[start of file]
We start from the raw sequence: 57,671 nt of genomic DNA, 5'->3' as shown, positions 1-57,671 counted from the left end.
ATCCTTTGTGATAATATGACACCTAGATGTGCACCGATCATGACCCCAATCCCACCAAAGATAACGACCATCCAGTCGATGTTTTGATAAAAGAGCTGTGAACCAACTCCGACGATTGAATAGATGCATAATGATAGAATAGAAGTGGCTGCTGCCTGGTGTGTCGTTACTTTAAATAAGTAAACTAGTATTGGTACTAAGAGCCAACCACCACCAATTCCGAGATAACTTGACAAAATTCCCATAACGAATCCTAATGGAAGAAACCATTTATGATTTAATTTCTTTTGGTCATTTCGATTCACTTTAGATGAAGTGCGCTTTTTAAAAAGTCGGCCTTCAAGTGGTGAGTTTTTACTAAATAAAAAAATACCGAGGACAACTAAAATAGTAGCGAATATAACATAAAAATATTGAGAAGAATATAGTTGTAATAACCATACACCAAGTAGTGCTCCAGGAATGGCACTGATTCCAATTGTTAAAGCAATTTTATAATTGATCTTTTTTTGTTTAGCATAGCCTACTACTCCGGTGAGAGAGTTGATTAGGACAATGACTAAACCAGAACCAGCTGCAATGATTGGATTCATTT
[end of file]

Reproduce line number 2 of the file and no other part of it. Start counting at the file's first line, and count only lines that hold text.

ATCCTTTGTGATAATATGACACCTAGATGTGCACCGATCATGACCCCAATCCCACCAAAGATAACGACCATCCAGTCGATGTTTTGATAAAAGAGCTGTGAACCAACTCCGACGATTGAATAGATGCATAATGATAGAATAGAAGTGGCTGCTGCCTGGTGTGTCGTTACTTTAAATAAGTAAACTAGTATTGGTACTAAGAGCCAACCACCACCAATTCCGAGATAACTTGACAAAATTCCCATAACGAATCCTAATGGAAGAAACCATTTATGATTTAATTTCTTTTGGTCATTTCGATTCACTTTAGATGAAGTGCGCTTTTTAAAAAGTCGGCCTTCAAGTGGTGAGTTTTTACTAAATAAAAAAATACCGAGGACAACTAAAATAGTAGCGAATATAACATAAAAATATTGAGAAGAATATAGTTGTAATAACCATACACCAAGTAGTGCTCCAGGAATGGCACTGATTCCAATTGTTAAAGCAATTTTATAATTGATCTTTTTTTGTTTAGCATAGCCTACTACTCCGGTGAGAGAGTTGATTAGGACAATGACTAAACCAGAACCAGCTGCAATGATTGGATTCATTT